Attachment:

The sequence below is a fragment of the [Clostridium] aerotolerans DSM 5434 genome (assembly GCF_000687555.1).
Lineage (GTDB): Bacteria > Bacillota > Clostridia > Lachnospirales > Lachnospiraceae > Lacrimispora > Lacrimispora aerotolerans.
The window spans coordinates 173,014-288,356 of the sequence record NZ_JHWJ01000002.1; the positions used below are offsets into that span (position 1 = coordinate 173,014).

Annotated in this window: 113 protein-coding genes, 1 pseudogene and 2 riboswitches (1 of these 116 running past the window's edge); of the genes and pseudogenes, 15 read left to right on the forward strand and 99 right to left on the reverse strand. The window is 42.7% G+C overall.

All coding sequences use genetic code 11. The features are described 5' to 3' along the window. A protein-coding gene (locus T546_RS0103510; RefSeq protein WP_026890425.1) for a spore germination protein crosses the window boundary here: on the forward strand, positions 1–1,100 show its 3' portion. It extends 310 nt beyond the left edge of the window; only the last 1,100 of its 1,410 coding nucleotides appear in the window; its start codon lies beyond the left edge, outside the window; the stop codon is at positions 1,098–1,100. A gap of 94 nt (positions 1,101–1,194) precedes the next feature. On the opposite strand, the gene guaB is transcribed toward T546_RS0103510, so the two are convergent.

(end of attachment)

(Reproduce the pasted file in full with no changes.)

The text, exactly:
The sequence below is a fragment of the [Clostridium] aerotolerans DSM 5434 genome (assembly GCF_000687555.1).
Lineage (GTDB): Bacteria > Bacillota > Clostridia > Lachnospirales > Lachnospiraceae > Lacrimispora > Lacrimispora aerotolerans.
The window spans coordinates 173,014-288,356 of the sequence record NZ_JHWJ01000002.1; the positions used below are offsets into that span (position 1 = coordinate 173,014).

Annotated in this window: 113 protein-coding genes, 1 pseudogene and 2 riboswitches (1 of these 116 running past the window's edge); of the genes and pseudogenes, 15 read left to right on the forward strand and 99 right to left on the reverse strand. The window is 42.7% G+C overall.

All coding sequences use genetic code 11. The features are described 5' to 3' along the window. A protein-coding gene (locus T546_RS0103510; RefSeq protein WP_026890425.1) for a spore germination protein crosses the window boundary here: on the forward strand, positions 1–1,100 show its 3' portion. It extends 310 nt beyond the left edge of the window; only the last 1,100 of its 1,410 coding nucleotides appear in the window; its start codon lies beyond the left edge, outside the window; the stop codon is at positions 1,098–1,100. A gap of 94 nt (positions 1,101–1,194) precedes the next feature. On the opposite strand, the gene guaB is transcribed toward T546_RS0103510, so the two are convergent.